Slideshow 887
// Tours


  • Written, directed and performed by
    Robert Lepage
  • Creative Director and Ideation
    Steve Blanchet
  • Dramaturg
    Peder Bjurman
  • Assistant Director
    Adèle Saint-Amand
  • Composer and Sound Designer
    Jean-Sébastien Côté
  • Associate Set Designer
    Sylvain Décarie
  • Lighting Designer
    Laurent Routhier
  • Image Designer
    Félix Fradet-Faguy
  • Associate Properties Designer
    Ariane Sauvé
  • Associate Costumes Designer
    Jeanne Lapierre
  • Production Manager
    Marie-Pierre Gagné
  • Production Assistant
    Véronique St-Jacques
  • Tour Manager
    Samuel Sauvageau
  • Technical Director
    Paul Bourque
  • Assistant to the Technical Director
    Olivier Bourque
  • Stage Manager
    Nadia Bélanger
  • Sound Manager
    Olivier Marcil
  • Lighting Manager
    Elliot Gaudreau
  • Video Manager
    Nicolas Dostie
  • Costumes & Properties Manager
    Isabel Poulin
  • Head stagehand
    Chloé Blanchet
  • Additionnal images
    Donald Gordon (MSTC/CollectionCN:X-40842) used with permission of the Canada Science and Technology Museum
  • Director's Agent
    Lynda Beaulieu
  • An Ex Machina production
  • Commissioned by
    the TORONTO 2015 Pan Am / Parapan Am Games arts and culture festival, PANAMANIA, presented by CIBC
    in co-production with
    le lieu unique, Nantes
    La Comète - Scène nationale de Châlons-en-Champagne
  • Associate Production - Europe and Japan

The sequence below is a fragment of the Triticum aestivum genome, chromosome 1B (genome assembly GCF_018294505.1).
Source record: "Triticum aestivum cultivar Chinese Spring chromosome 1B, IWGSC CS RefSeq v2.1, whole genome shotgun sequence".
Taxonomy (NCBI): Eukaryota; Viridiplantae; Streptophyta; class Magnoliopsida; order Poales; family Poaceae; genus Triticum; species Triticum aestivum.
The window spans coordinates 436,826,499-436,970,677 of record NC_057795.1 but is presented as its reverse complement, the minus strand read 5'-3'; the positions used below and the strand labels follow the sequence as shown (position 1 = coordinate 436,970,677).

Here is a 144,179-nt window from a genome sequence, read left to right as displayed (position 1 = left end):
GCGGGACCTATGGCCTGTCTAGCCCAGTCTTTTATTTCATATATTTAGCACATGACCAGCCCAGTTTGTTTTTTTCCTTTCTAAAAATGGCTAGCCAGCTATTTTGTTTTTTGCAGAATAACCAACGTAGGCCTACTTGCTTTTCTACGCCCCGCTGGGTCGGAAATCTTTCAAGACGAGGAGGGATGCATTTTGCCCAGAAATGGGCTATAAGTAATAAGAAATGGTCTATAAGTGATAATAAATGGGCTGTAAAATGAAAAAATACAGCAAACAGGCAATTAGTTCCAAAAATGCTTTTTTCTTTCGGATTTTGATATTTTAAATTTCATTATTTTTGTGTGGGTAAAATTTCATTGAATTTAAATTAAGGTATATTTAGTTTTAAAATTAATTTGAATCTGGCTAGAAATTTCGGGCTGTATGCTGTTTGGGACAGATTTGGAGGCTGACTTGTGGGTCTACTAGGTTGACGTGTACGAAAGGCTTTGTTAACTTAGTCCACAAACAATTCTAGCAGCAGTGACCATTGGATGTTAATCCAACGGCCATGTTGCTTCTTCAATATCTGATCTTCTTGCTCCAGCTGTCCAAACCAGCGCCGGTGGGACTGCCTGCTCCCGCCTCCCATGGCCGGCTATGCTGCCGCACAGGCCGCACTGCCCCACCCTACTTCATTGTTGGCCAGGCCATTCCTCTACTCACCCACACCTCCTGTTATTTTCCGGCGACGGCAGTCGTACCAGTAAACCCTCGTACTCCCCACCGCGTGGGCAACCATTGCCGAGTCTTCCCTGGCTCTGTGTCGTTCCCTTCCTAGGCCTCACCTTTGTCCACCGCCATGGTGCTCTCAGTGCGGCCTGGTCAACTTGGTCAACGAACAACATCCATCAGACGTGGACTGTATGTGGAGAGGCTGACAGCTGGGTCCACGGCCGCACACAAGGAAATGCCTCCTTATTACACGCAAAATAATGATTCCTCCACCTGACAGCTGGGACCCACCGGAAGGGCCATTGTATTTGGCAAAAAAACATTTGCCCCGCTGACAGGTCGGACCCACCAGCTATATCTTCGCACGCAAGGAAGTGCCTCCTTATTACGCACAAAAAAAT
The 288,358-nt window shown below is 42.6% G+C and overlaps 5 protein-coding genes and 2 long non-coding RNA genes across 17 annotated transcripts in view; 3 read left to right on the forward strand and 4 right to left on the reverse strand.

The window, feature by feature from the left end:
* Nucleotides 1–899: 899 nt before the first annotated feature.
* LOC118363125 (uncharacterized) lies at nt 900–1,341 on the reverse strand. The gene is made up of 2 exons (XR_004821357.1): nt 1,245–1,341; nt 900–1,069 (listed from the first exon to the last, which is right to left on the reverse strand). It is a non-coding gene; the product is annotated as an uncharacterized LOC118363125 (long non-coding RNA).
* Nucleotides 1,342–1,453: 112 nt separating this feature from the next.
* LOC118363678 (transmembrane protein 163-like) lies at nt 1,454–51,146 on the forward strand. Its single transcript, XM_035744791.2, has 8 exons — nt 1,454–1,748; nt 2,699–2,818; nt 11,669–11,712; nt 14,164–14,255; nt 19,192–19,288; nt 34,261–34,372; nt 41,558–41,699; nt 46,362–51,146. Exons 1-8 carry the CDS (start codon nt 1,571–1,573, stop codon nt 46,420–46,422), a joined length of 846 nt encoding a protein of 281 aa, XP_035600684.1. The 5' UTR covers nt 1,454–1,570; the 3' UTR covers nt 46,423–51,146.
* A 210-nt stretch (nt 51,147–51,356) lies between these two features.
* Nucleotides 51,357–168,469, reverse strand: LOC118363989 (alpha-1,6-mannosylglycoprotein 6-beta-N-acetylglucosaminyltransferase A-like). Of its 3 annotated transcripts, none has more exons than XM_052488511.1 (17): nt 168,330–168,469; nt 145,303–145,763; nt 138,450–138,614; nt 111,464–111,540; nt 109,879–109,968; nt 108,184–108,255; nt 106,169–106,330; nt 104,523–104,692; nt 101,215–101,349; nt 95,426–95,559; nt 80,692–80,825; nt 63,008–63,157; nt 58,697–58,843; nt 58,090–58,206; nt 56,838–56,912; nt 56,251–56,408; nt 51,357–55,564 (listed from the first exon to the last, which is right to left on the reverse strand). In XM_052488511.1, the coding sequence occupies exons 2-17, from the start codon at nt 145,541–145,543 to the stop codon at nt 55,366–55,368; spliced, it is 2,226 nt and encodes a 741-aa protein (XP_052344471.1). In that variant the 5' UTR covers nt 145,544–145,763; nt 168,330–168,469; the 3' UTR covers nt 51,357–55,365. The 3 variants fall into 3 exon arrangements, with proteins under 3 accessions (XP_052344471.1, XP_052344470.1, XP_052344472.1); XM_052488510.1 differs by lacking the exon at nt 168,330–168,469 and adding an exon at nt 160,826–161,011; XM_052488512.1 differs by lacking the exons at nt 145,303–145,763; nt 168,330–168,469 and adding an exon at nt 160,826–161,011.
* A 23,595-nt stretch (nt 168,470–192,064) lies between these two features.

(Richard Castelli, assisted by Chara Skiadelli, Florence Berthaud and Claire Dugot)
  • Associate Production - The Americas, Asia (except Japan), Oceania, NZ
    Menno Plukker Theatre Agent
    (Menno Plukker, assisted by Sarah Rogers and Dominique Sarrazin)
  • Producer for Ex Machina
    Michel Bernatchez, assisted by Vanessa Landry-Claverie and Valérie Lambert
  • Ex Machina is funded by the Canada Council for the Arts, Quebec's Arts and Literature Council and the City of Quebec.



887 is a journey into the realm of memory. The idea for this project originated from the childhood memories of Robert Lepage; years later, he plunges into the depths of his memory and questions the relevance of certain recollections. Why do we remember the phone number from our youth yet forget our current one? How does a childhood song withstand the test of time, permanently ingrained in our minds, while the name of a loved one escapes us? Why does meaningless information stick with us, but other more useful information falls away?

How does memory work? What are its underlying mechanisms? How does a personal memory resonate within the collective memory?

887 considers various commemorative markers—the names of parks, streets, stelae and monuments—and the historical heritage around us that we no longer notice. Consequently, the play also focuses on oblivion, the unconscious, and this memory that fades over time and whose limits are compensated for by digital storage, mountains of data and virtual memory. In this era, how is theatre, an art based on the act of remembering, still relevant today?

All of these questions are distilled into a story where Lepage, somewhere between a theatre performance and a conference, reveals the suffering of an actor who—by definition, or to survive—must remember not only his text, but also his past, as well as the historical and social reality that has shaped his identity.


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